Travel – What places are on your Bucket List ?
Visiting Ancient Corinth and the Isthmus Canal Greece – world-schooling
Since as long as I can remember, I always wanted to go to Corinth.
I wanted to go to places where history came alive. Maybe because I read about as a child and was taught about in Sunday School. Something that made the Bible come alive, and all make sense. Where disciples and men of God would had walked the streets, shopped at the stores, and visited the library. Where ladies would have bathed, and sat together sewing.
And today was my day – I was here.
It is not a popular ruin of Greece to visit, and this afternoon there is only us and another couple here if I remember rightly.
It is about 5 km from the modern city of Corinth, and entry is cheap as chips. In fact, children are free to most sites in Greece, and entry is a mere few Euro.
I knew Paul from the Bible walked these streets. This was the old bathing area right at the entrance. In fact the area is so large and continues across the front road.
It is said the Church of Corinth was founded by Paul.
We are told that the way to look is from the rear, which actually would have been the front of the great pillars.
I find it a shame that there are no guides we can hire to outsource education, and I must rely on reading the signs to teach my son. But this is world schooling. This is seeing, touching and feeling. Picking up old pieces of pottery that are strewn on the ground. All things that make it all click together. Way better than a classroom and a book for him.
We talk about how it was built and he tries to lift a pillar. We realise what a feat this was for man to make in the old days.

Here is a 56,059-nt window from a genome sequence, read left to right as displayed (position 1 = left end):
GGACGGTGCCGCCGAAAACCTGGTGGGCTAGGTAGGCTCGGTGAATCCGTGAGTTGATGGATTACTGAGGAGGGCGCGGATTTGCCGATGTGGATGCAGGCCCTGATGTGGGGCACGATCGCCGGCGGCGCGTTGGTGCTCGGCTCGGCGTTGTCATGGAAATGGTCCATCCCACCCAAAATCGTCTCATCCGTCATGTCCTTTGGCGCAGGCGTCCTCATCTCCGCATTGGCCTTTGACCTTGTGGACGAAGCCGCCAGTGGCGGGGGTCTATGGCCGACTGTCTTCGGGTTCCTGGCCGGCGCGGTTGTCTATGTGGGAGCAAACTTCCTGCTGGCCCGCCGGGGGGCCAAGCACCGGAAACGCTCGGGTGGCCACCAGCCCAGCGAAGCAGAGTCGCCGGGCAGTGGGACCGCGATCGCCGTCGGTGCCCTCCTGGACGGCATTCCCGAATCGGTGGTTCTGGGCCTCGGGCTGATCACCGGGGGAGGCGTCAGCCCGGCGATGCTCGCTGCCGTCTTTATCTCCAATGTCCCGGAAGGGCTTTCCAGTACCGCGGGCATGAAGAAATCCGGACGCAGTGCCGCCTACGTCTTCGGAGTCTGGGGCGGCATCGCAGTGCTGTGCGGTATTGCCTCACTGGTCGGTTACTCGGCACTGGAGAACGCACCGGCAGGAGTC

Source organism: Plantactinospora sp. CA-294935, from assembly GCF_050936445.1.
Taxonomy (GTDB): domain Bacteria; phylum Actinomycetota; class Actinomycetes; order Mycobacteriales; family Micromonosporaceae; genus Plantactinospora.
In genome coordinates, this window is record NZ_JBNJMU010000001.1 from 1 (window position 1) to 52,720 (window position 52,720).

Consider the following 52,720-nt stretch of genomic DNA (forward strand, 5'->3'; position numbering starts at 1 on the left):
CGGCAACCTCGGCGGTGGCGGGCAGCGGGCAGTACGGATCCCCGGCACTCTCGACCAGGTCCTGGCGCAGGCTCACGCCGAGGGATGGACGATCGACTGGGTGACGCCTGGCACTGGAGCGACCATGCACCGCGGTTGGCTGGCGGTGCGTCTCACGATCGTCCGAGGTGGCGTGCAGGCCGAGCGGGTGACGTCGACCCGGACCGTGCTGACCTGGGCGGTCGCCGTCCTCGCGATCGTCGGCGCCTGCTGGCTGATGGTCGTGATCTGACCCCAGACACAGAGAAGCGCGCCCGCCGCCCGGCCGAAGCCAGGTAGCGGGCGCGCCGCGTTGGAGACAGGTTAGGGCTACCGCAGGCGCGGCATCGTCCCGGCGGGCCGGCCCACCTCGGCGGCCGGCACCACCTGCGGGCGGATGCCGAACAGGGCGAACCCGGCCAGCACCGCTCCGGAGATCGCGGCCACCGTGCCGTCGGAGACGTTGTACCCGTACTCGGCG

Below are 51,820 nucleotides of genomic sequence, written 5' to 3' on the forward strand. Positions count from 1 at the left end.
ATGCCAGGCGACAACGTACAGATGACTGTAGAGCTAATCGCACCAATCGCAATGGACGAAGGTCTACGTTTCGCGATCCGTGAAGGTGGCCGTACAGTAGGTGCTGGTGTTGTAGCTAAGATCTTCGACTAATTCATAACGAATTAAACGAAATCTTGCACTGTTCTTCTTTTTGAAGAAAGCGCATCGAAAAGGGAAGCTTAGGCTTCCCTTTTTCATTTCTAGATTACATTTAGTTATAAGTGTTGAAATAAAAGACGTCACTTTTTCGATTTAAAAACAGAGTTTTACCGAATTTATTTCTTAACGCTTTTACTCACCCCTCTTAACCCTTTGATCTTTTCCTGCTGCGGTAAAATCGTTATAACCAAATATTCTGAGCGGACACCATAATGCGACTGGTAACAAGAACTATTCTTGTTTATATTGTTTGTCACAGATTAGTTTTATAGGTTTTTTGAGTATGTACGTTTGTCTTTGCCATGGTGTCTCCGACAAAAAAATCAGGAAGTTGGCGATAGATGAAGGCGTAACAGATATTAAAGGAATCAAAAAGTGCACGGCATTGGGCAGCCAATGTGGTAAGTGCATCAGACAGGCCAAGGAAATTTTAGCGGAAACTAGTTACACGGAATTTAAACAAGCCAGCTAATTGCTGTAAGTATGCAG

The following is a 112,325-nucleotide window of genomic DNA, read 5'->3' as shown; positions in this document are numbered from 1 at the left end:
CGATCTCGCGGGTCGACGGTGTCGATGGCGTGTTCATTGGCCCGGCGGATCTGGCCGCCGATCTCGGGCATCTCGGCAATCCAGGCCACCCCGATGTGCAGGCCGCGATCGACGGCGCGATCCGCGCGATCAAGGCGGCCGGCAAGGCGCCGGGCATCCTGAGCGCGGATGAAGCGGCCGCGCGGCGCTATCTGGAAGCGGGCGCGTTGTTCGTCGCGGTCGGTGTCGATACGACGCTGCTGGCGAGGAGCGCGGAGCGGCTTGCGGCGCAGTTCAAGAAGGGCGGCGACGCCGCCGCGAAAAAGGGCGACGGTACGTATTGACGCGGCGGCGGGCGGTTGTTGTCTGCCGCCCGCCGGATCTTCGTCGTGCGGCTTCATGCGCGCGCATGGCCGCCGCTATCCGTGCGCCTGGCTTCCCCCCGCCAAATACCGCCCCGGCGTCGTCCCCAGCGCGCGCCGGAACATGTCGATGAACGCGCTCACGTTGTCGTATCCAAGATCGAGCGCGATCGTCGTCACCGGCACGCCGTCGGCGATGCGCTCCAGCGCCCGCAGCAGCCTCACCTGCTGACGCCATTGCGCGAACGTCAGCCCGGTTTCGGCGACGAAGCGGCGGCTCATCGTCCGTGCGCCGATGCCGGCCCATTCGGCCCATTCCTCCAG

History can be fun, and not boring if you let kids enjoy it.
The ancient buildings tumbled in the Byzantine era, and were largely destroyed in the earthquakes of 365 and 375 AD.
The city was rebuilt after these disasters on a monumental scale, but covered a much smaller area than previously. Four churches were located in the city. History goes on with war after war in the forthcoming years.
In classical times and even before then, Corinth displayed in grandeur the temple of Aphrodite – the goddess of love.
The city was renowned for these temple prostitutes, who served the wealthy merchants and the powerful officials who frequented the city.
If I remember rightly behind us is the library in the picture below.
We go to leave – and I forgot in my excitement to take a photo of the main street. Dah.
It was great. Corinth was great. Being here was great. I just loved it.
I can’t believe I even like historical places, but some are more special than others.
And – as we leave we find our own life-size picture frame says Explorason.
We buy a frame from a little old lady in one of the stores. It is good quality, and she wraps it with more care than a Christmas gift.
We try to share our purchases around. Greek retailers are struggling. Dust often lies in a layer over the long stored products on the shelves.
This man below is panting some trinket pots. We don’t buy one as it is too hard to ship breakable things. Really some of the pottery of this area is quite unique.
We leave Ancient Corinth and then head to modern Corinth in the aim to find somewhere to stay. We don’t find anywhere.
Then suddenly we remember the Greek Canal.
We have been to the Panama Canal, a Welsh Canal, and now it is time to see the Isthmus Canal in Greece.
We get pretty lost trying to find it. It isn’t well signposted and the GPS is useless. But after about 6 stops, we talk to enough locals that all keep pointing and we get there.
We wish a ship was passing through. To the sea, there are many – but none coming this way. They are all heading to the oil refineries. We take a few happy snaps. We buy some hot chips and we decide to try and find some accommodation in the next town.
Greece feels remarkably safe to drive in. People always talk about mad Greek drivers, and I agree – we do see a few, but overall it is more a matter of following the road signs. The GPS gets it wrong many times, so we hug the old road at the coast and head towards Athens.
And we are pleased we did.
We found the greatest hotel – I’ll blog on that separately !